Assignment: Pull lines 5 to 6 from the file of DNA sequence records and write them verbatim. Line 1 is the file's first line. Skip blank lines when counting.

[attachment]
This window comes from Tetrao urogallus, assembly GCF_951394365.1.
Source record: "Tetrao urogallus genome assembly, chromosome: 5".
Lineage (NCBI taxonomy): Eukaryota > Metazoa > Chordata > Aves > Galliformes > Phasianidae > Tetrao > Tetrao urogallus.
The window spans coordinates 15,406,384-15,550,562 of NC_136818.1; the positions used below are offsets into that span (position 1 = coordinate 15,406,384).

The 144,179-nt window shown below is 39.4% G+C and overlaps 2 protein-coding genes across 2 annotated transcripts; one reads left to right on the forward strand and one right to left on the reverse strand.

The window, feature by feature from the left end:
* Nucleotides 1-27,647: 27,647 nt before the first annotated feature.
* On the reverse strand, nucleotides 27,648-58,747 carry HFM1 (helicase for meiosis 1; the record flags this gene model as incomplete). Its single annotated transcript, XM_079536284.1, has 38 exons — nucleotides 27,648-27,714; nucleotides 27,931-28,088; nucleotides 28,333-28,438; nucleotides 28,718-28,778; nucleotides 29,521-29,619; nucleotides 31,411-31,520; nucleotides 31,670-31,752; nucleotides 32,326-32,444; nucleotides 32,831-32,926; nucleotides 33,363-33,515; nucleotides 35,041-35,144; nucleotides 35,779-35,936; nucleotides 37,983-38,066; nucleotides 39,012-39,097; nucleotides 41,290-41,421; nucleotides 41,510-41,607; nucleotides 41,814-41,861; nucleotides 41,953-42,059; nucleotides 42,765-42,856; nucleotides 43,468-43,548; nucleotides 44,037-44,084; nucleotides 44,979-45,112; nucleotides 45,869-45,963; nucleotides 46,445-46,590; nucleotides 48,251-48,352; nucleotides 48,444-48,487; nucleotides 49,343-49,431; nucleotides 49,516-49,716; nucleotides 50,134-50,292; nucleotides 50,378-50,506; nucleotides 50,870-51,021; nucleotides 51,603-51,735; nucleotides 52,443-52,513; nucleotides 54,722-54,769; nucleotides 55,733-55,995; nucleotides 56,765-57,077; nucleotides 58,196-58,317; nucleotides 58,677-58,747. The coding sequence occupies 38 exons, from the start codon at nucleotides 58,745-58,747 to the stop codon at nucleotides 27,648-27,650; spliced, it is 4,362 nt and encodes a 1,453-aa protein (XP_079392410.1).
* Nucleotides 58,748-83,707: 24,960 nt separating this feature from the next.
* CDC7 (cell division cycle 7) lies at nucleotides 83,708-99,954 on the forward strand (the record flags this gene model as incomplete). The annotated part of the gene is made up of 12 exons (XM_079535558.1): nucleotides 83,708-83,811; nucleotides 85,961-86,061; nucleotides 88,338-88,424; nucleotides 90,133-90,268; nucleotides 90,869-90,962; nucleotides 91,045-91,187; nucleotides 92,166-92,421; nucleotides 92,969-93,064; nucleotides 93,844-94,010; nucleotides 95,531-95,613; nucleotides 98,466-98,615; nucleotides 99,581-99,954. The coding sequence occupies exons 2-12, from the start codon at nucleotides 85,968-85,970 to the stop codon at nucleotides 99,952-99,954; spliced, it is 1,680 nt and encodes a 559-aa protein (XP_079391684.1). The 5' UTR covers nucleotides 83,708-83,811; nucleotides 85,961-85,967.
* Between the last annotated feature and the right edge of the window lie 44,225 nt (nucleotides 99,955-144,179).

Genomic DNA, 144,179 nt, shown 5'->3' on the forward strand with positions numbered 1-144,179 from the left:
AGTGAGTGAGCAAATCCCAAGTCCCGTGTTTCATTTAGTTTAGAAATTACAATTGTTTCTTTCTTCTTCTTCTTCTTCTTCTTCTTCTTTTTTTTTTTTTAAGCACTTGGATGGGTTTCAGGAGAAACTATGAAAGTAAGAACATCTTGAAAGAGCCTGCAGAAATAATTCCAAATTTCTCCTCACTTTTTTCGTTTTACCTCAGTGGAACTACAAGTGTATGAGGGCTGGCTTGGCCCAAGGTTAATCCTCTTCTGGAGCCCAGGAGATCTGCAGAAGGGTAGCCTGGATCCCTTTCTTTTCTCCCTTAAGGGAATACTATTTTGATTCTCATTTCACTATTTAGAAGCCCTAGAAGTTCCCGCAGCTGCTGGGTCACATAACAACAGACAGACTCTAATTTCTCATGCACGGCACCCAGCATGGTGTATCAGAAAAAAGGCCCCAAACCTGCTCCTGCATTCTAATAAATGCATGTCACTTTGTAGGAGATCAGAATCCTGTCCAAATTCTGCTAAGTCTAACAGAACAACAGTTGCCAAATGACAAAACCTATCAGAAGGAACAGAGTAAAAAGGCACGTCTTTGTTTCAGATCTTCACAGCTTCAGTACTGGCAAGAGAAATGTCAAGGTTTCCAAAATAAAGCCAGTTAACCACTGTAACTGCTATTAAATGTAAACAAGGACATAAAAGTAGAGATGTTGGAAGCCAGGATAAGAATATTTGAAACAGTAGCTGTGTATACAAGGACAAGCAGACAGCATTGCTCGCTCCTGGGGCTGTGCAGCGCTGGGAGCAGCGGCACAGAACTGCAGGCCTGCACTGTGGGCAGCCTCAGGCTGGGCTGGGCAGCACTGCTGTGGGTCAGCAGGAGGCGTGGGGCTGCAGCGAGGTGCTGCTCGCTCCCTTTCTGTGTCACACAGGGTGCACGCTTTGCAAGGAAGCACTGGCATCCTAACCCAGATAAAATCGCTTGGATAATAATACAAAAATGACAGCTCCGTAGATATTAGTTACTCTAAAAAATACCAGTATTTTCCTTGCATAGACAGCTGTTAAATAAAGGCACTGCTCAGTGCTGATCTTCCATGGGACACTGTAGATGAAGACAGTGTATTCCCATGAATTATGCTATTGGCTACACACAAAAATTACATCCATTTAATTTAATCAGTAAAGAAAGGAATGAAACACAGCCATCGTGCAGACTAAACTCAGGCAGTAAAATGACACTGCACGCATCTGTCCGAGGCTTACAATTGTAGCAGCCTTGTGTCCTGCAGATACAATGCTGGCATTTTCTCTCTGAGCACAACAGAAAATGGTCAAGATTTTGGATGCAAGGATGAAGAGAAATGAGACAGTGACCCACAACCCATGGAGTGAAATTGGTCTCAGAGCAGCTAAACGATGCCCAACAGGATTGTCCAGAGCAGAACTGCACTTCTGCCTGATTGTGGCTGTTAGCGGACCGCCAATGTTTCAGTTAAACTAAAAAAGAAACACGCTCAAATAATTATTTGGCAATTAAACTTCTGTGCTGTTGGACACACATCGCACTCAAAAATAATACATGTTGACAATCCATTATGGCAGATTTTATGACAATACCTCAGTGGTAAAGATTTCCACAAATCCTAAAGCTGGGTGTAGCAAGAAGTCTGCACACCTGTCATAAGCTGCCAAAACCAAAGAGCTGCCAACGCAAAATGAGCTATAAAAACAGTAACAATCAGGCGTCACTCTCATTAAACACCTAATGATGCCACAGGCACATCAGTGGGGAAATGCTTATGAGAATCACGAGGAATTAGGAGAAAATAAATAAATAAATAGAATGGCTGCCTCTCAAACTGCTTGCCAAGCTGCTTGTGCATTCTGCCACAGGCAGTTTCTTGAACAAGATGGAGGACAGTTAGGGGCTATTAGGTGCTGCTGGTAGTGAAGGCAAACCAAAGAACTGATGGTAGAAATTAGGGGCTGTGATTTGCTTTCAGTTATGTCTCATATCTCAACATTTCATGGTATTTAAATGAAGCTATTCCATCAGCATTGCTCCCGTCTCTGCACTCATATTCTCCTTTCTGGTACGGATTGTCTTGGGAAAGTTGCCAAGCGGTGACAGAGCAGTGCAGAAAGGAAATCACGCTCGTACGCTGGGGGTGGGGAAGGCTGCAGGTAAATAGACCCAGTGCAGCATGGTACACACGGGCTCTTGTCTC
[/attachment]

The 144,179-nt window shown below is 39.4% G+C and overlaps 2 protein-coding genes across 2 annotated transcripts; one reads left to right on the forward strand and one right to left on the reverse strand.

The window, feature by feature from the left end: